Following the same procedures as in Manufacturing Example 1, 1,000 liquid crystals prepared by steps (1) through (5) were used to arrange a liquid crystal display device, and the device was driven to measure a percentage of defective liquid crystal cells with respect to 1,000 liquid crystal cells.

The percentage of defective liquid crystal cells was 30%, and it was found that active matrix elements could be simply manufactured at a high yield according to the constitution of the present invention.

<COMPARATIVE EXAMPLE 1>

One thousand liquid crystal cells each having the active matrix element shown in FIG. 1 were prepared by steps (1) through (8) below.

(1) Formation of Conductive Layer

A 3,000Å thick conductive layer of phosphorus-doped n+ -type amorphous silicon was formed on a glass substrate by plasma CVD under the following Conditions:

Conditions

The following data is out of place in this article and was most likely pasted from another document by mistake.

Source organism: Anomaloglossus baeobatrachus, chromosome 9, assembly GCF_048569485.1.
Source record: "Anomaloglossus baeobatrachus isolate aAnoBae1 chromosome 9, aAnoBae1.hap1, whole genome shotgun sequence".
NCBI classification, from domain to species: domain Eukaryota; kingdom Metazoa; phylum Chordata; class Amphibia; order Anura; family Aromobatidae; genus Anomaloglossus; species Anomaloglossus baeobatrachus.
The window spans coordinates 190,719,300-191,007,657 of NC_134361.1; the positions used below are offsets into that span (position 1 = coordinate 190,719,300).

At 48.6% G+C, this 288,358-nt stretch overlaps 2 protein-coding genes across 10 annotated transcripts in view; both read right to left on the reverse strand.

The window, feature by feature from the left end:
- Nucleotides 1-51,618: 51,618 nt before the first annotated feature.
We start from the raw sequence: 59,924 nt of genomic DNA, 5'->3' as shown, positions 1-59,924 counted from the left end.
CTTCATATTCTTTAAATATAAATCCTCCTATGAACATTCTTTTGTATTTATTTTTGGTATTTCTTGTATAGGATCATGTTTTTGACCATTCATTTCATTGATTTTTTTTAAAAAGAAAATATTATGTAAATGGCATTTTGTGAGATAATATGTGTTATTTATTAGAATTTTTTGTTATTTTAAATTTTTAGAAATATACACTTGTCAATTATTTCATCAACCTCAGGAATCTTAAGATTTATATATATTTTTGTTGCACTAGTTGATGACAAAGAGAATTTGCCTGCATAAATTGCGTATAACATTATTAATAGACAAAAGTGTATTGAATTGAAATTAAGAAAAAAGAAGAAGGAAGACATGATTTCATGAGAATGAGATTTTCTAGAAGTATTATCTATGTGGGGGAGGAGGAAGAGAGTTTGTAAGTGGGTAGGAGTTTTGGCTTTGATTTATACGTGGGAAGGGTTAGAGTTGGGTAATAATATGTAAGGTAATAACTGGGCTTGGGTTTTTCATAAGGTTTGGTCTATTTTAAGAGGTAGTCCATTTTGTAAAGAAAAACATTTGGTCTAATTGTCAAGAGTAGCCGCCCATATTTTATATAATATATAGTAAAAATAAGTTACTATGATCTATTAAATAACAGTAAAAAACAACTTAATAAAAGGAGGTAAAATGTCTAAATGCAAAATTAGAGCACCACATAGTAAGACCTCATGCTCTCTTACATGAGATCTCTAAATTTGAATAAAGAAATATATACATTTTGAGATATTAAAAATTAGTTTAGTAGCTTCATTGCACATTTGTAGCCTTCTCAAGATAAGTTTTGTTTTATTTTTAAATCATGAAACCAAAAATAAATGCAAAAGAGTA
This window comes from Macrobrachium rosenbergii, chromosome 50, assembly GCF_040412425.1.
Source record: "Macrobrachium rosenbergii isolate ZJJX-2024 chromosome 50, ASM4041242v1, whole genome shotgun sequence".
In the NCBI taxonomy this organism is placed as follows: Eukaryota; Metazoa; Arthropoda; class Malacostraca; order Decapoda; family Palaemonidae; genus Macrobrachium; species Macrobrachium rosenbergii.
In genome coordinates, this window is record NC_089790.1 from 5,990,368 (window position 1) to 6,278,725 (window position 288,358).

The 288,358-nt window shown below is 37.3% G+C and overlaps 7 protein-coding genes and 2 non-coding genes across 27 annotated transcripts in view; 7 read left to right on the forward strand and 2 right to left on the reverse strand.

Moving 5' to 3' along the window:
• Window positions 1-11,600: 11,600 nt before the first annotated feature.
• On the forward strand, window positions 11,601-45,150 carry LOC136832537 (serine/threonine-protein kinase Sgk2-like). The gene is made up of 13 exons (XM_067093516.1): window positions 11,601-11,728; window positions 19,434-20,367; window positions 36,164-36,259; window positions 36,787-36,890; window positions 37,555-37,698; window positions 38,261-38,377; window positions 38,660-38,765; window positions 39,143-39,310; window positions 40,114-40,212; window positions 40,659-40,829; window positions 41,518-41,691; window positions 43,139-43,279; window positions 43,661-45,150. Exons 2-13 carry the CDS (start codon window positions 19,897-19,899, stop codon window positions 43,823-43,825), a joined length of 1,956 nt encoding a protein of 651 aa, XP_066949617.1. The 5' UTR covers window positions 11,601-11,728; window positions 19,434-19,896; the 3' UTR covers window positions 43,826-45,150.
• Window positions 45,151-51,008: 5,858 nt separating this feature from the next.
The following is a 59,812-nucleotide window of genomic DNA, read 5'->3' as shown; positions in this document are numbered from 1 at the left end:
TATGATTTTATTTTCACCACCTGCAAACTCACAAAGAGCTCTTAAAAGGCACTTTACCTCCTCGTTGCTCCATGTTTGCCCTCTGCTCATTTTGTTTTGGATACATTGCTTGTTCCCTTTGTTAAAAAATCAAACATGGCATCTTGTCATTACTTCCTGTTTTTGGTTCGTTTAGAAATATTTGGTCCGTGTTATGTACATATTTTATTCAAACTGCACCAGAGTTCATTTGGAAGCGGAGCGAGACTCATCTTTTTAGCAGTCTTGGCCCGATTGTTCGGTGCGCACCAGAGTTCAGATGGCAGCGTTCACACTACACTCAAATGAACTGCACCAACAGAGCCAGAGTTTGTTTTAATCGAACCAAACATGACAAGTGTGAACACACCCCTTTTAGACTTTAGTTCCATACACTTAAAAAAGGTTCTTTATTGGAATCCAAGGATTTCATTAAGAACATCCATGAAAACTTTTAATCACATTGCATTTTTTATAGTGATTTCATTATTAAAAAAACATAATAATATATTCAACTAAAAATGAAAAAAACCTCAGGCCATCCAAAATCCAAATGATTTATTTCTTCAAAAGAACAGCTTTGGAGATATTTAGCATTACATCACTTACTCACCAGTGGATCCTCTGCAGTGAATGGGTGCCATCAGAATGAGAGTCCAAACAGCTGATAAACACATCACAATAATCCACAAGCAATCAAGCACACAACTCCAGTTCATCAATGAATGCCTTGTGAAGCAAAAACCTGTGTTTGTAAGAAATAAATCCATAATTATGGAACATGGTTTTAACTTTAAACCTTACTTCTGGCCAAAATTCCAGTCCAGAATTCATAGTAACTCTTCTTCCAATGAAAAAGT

Gas Pressure: 0.3 Torr

Substrate Temperature: 220 C.

RF (13.56 MHz) Power: 10 W

Reaction Gas and Flow Rate:

PH3 --SiH4 Gas Mixture: 10 sccm

(concentration ratio of PH3 to SiH4,

i.e., PH3 /SiH4 : 1% (volume ratio))

Ar: 90 sccm

(2) Formation of Semiconductor Layer

An 8,000Å thick semiconductor layer of phosphorus-doped n+ -type amorphous silicon was formed on the conductive layer by plasma CVD under the following Conditions:

Conditions

Gas Pressure: 0.3 Torr

Substrate Temperature: 220 C.

RF (13.56 MHz) Power: 10 W

Reaction Gas and Flow Rate:

PH3 --SiH4 Gas Mixture: 10 sccm

(concentration ratio of PH3 to SiH4,

i.e., PH3 /SiH4 200 ppm (volume ratio))

Ar: 90 sccm

(3) Formation of Metal Layer for Forming Schottky Barrier

A 500Å thick platinum (Pt) film was formed on the semiconductor layer by electron beam evaporation and was patterned using a first mask by a lift-off method, thereby forming a metal layer for forming a pair of Schottky

(4) Annealing

An element prepared by steps (1) through (3) was annealed in a vacuum of about 510-6 Torr at a temperature of 200 C. for 30 minutes.

(5) Patterning

The conductive layer and the semiconductor layer were patterned using a second mask to form conductive and semiconductor layers having a predetermined size.

(6) Formation of Passivation Layer